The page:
ALL SAINTS' CHURCH
Milton Keynes Village, Buckinghamshire
When you visit All Saints’ Church in Milton Keynes village (or Middleton as it is sometimes called) it is hard to think that you are in Milton Keynes at all. This tiny oasis of rurality feels a million miles from the roundabouts, steel and glass of the new town.
This is, in fact, the village which the town took its name from. “Old” Milton Keynes if you like.
The church here may date as far back as the Saxon period, but the present structure dates to no earlier than around 1200. The chancel arch is about all that survives from the 13th Century church, the remainder was rebuilt around 1330 almost entirely funded by the Lord of the Manor, Philip de Aylesbury who must have been a man of some means judging by the size of the church he built.
The rector during the Civil War and Commonwealth periods was Louis Atterbury who came to an unfortunate end in Broughton Brook where he drowned under slightly suspicious circumstances having come from a meeting with his lawyers over a land dispute with the Lord of the Manor. His son, Francis, would become Bishop of Rochester but ended up having to flee the country because of his Royality and pro-Catholic views.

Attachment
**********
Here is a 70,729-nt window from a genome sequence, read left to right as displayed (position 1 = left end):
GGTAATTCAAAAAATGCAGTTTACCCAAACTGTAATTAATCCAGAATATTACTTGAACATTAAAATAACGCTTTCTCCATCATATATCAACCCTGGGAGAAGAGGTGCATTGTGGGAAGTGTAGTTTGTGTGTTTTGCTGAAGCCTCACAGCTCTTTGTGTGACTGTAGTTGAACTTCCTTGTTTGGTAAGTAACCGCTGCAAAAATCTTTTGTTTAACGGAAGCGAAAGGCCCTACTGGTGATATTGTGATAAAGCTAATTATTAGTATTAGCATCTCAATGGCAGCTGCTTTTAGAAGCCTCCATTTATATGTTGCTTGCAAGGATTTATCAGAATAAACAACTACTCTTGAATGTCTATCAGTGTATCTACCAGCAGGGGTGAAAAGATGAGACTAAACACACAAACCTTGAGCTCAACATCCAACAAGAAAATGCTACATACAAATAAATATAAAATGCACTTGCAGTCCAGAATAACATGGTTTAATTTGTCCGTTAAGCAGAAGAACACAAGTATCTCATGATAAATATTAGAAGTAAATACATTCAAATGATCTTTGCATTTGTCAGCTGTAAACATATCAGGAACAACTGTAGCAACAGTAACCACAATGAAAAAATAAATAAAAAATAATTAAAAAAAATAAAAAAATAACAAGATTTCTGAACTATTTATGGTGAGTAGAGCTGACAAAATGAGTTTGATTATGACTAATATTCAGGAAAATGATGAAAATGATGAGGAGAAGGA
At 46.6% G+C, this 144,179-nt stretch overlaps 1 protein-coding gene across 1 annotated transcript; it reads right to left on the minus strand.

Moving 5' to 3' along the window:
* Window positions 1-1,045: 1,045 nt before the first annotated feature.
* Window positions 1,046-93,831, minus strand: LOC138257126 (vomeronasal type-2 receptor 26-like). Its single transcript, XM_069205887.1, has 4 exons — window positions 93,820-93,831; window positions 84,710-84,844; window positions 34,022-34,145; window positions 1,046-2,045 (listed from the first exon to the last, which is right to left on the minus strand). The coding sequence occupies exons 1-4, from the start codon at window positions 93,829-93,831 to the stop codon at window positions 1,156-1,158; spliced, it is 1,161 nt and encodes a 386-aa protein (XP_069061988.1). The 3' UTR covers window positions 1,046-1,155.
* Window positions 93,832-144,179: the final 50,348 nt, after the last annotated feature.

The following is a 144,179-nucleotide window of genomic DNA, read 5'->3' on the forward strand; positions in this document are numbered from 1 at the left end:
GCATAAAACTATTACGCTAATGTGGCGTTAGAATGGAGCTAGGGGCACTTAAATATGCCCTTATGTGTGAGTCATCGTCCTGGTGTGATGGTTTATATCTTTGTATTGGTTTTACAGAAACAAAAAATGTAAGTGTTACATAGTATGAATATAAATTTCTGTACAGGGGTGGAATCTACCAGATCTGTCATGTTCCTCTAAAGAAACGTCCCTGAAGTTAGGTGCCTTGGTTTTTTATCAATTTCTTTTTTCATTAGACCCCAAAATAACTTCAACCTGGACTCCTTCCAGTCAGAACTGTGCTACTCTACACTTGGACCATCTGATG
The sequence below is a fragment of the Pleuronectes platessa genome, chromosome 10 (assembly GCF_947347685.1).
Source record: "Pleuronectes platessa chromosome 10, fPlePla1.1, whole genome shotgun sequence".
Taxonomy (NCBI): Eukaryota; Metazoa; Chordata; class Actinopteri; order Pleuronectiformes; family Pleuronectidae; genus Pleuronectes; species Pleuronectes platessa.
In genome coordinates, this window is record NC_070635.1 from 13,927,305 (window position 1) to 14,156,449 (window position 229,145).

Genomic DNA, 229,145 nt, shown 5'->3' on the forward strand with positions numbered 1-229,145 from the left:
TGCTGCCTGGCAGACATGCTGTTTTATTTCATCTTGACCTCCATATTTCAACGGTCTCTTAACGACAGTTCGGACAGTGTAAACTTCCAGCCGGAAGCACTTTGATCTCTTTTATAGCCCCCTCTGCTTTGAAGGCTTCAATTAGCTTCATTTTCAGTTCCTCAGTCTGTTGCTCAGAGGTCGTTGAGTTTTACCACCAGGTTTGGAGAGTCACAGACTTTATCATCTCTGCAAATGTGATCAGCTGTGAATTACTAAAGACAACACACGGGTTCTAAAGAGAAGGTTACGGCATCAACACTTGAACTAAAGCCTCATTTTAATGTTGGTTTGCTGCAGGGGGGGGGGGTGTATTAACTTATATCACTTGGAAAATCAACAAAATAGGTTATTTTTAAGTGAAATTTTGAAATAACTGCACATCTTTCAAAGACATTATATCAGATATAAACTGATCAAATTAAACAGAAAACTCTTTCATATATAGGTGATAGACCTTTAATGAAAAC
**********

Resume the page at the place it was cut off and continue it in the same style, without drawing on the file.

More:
Dr. William Wootton, a later rector, built the huge Queen Anne style rectory which still stands nearby. This became such an expense for subsequent rectors to maintain that it was sold in the 1960s after attempts to conjoin the rectories of Milton Keynes and Broughton.
So today we have one of Buckinghamshire’s largest and most attractive medieval churches standing in a forgotten corner hidden amongst modern Milton Keynes. A real oddity in an incongruous setting.
Photo - Andrew J. Müller
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Andrew J. Müller,
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